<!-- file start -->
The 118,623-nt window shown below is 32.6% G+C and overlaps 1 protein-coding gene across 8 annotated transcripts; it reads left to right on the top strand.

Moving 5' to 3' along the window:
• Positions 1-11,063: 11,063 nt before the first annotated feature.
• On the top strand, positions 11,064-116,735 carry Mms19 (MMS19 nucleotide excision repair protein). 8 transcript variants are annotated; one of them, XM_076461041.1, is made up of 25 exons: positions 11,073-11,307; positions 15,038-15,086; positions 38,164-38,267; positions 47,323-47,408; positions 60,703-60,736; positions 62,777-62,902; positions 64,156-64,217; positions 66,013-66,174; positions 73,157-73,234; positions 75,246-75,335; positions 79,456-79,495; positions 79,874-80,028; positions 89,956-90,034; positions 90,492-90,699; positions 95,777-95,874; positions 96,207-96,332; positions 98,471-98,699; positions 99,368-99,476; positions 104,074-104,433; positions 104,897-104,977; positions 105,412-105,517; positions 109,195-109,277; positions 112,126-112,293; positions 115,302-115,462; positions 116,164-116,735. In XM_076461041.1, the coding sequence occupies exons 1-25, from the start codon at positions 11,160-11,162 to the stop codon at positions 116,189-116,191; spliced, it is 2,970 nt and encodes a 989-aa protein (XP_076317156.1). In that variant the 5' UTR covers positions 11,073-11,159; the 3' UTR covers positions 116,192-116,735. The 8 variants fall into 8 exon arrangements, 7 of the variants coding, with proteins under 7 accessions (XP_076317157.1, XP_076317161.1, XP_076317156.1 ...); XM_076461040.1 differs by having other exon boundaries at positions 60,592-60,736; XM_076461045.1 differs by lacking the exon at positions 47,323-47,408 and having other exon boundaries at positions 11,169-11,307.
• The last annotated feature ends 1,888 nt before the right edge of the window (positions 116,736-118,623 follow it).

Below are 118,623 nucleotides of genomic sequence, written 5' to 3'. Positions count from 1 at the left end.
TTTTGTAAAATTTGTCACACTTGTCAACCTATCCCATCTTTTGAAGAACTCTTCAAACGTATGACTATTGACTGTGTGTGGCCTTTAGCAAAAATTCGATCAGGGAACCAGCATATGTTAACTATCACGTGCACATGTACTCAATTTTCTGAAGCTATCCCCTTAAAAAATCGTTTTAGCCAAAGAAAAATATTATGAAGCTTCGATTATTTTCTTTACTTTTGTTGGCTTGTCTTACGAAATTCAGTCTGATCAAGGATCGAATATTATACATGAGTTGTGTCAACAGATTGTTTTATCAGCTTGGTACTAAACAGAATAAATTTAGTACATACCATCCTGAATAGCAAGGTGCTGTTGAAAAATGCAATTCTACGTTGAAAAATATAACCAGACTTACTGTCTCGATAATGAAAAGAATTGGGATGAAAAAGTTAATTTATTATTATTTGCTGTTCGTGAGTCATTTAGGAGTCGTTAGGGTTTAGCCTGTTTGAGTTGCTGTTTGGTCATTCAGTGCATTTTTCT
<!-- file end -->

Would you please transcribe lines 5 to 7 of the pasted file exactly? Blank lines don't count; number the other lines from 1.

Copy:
• The last annotated feature ends 1,888 nt before the right edge of the window (positions 116,736-118,623 follow it).

Below are 118,623 nucleotides of genomic sequence, written 5' to 3'. Positions count from 1 at the left end.
TTTTGTAAAATTTGTCACACTTGTCAACCTATCCCATCTTTTGAAGAACTCTTCAAACGTATGACTATTGACTGTGTGTGGCCTTTAGCAAAAATTCGATCAGGGAACCAGCATATGTTAACTATCACGTGCACATGTACTCAATTTTCTGAAGCTATCCCCTTAAAAAATCGTTTTAGCCAAAGAAAAATATTATGAAGCTTCGATTATTTTCTTTACTTTTGTTGGCTTGTCTTACGAAATTCAGTCTGATCAAGGATCGAATATTATACATGAGTTGTGTCAACAGATTGTTTTATCAGCTTGGTACTAAACAGAATAAATTTAGTACATACCATCCTGAATAGCAAGGTGCTGTTGAAAAATGCAATTCTACGTTGAAAAATATAACCAGACTTACTGTCTCGATAATGAAAAGAATTGGGATGAAAAAGTTAATTTATTATTATTTGCTGTTCGTGAGTCATTTAGGAGTCGTTAGGGTTTAGCCTGTTTGAGTTGCTGTTTGGTCATTCAGTGCATTTTTCT